Moa-nalo facts for kids
Quick facts for kidsMoa-nalo
Temporal range: Holocene
|Artist's conception of Thambetochen chauliodous, and Ptaiochen pau|
The moa-nalo are a group of extinct aberrant, goose-like ducks that lived on the larger Hawaiian Islands, except Hawaiʻi itself, in the Pacific. They were the major herbivores on most of these islands until they became extinct after human settlement.
The moa-nalo (the name literally means "lost fowl"; the plural and the singular are the same) were unknown to science, having been wiped out before the arrival of Captain James Cook (1778), until the early 1980s, when their subfossil remains were discovered in sand dunes on the islands of Molokaʻi and Kauaʻi. Subsequently, bones were found on Maui, Oʻahu, and Lānaʻi, in lava tubes, lake beds, and sinkholes. They represent four species in three genera so far:
- Chelychelynechen quassus (turtle-jawed moa-nalo) from Kauaʻi
- Ptaiochen pau (small-billed moa-nalo) from Maui
- Thambetochen xanion (O'ahu moa-nalo) from Oʻahu
- Thambetochen chauliodous (Maui Nui large-billed moa-nalo) from Maui, Lānaʻi and Molokaʻi (Maui Nui)
Chelychelynechen, meaning turtle-jawed goose, had a large, heavy bill like that of a tortoise, while the other two genera, Thambetochen and Ptaiochen, all had serrations in their bills known as pseudoteeth, similar to those of mergansers. All species were flightless and large, with an average mass of 4–7.5 kg (8.8–16.5 lb).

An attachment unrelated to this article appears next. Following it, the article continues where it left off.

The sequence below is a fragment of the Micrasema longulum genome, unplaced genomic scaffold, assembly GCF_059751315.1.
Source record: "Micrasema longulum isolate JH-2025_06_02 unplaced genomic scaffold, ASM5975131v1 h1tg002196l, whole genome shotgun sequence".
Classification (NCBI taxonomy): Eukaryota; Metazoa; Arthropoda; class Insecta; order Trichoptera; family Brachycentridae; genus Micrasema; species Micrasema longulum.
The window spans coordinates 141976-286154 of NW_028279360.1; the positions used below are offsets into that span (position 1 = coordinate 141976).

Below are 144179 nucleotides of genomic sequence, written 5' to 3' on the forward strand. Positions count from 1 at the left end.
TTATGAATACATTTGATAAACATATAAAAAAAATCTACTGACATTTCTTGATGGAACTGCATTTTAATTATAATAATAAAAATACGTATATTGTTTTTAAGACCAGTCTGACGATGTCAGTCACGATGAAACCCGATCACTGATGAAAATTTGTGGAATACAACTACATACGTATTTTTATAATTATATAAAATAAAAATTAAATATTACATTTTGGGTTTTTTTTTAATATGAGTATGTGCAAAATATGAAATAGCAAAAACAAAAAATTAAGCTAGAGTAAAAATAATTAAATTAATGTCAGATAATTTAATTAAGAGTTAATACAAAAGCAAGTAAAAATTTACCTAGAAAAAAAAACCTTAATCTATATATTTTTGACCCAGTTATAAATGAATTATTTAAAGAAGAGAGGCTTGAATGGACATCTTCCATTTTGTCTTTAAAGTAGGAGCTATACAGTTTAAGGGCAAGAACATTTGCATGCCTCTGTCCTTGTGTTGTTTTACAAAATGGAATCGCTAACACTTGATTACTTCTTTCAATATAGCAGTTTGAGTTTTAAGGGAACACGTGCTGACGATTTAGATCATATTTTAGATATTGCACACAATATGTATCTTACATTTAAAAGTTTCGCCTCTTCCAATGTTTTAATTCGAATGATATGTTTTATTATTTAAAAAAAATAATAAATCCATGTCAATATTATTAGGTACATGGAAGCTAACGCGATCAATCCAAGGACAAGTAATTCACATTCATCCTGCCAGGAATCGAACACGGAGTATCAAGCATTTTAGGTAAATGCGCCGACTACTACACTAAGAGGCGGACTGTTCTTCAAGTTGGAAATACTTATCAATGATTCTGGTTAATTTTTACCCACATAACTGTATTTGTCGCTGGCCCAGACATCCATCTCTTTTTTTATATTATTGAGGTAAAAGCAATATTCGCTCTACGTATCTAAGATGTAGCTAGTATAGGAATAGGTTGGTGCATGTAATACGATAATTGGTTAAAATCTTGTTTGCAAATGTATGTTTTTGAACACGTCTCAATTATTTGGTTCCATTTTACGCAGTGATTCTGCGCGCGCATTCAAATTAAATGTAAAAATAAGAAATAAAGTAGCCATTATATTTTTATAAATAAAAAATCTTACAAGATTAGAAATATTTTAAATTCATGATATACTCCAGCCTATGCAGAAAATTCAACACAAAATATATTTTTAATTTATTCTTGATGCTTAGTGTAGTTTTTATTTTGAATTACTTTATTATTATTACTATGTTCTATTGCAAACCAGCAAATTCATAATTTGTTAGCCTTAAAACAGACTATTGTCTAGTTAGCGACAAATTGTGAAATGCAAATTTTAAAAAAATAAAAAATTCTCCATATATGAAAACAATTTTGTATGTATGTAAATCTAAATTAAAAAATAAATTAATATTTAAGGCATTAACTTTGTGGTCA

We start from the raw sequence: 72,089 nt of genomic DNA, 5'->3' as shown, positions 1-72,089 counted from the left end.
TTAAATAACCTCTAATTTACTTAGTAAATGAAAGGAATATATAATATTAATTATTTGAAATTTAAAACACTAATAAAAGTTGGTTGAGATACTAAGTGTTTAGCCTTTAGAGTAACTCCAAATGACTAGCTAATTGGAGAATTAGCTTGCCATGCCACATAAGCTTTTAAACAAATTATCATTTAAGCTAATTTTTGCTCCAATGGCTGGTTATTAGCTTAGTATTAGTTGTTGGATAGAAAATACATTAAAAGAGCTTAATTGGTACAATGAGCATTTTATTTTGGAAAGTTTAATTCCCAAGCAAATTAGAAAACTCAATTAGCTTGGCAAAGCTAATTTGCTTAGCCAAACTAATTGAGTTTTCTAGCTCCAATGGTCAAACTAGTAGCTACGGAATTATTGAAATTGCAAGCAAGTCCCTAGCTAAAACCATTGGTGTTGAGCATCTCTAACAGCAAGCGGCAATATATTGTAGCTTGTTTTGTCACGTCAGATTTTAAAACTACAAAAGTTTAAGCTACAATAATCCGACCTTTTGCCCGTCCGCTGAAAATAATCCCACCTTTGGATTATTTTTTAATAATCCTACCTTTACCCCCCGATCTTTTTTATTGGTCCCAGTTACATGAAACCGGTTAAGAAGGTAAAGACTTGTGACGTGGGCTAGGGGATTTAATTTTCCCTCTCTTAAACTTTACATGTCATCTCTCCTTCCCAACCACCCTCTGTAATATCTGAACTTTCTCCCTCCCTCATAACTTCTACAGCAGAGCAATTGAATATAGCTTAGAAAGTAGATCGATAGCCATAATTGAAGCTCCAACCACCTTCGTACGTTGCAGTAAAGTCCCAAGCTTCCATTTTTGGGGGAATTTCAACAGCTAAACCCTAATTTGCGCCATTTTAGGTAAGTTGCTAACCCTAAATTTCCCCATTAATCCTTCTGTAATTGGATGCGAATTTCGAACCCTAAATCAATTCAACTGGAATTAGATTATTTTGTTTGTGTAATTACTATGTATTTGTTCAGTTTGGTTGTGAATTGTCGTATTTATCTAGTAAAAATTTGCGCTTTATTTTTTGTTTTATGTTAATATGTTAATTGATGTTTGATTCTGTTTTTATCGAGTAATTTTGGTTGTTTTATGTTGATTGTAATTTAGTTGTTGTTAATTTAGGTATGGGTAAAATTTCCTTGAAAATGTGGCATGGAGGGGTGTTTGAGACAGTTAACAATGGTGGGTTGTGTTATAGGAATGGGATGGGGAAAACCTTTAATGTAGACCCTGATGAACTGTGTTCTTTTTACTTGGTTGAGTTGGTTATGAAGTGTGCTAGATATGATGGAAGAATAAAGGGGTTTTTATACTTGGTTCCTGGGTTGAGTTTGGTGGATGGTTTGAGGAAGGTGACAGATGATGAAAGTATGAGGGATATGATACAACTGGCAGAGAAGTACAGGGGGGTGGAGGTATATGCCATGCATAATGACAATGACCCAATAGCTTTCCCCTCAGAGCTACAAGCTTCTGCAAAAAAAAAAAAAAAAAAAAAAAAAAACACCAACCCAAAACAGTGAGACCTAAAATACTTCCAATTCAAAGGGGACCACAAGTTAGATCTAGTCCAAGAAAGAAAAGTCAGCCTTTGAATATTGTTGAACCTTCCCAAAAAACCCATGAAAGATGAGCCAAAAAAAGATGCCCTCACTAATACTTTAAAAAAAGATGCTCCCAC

Some moa-nalo fossils have been found to contain traces of mitochondrial DNA which were compared to living duck species in order to establish their place in the duck family, Anatidae. Contrary to the expectations of some scientists, the moa-nalo were not related to the large geese (Anserinae), such as the surviving nēnē, but instead to the dabbling ducks of the genus Anas, which includes the mallard. The present DNA analysis' resolution is not high enough to determine their relationships to different species of Anas, but biogeography strongly suggests that their closest living relative is the widespread Pacific black duck.
The unusual shape and size of the moa-nalo can be attributed to their role in the ecology of prehistoric Hawaiʻi. A study of coprolites (fossil dung) of Thambetochen chauliodous found in Puʻu Naio Cave on lowland Maui has shown they were folivorous, at least in dry shrub or mesic forest habitats eating particularly fronds from ferns (possibly Asplenium nidus or Dryopteris wallichiana). This conclusion is backed up by the shapes of their beaks (James & Burney 1997). This indicates they were the principal browsers on the island. The presence of prominent spines on the leaves and soft young stems of several Hawaiian lobelioids in the genus Cyanea—unusual in an island flora where such defenses are frequently lost, as in the ʻākala (Hawaiian raspberry)—suggests that the Cyanea evolved these thorn-like prickles on new growth because they protect against browsing by the moa-nalo. The moa-nalo themselves filled the niche of herbivore usually filled by mammals such as goats and deer, or the giant tortoises of Galápagos and other archipelagoes. This has implications for the ecology of Hawaiian Islands today, as a major group of species have been lost.
Like island taxa from Mauritius, New Zealand and Polynesia, the moa-nalo were unused to mammals and were easily taken by hunters or the animals that were introduced and became feral, such as domestic pigs.
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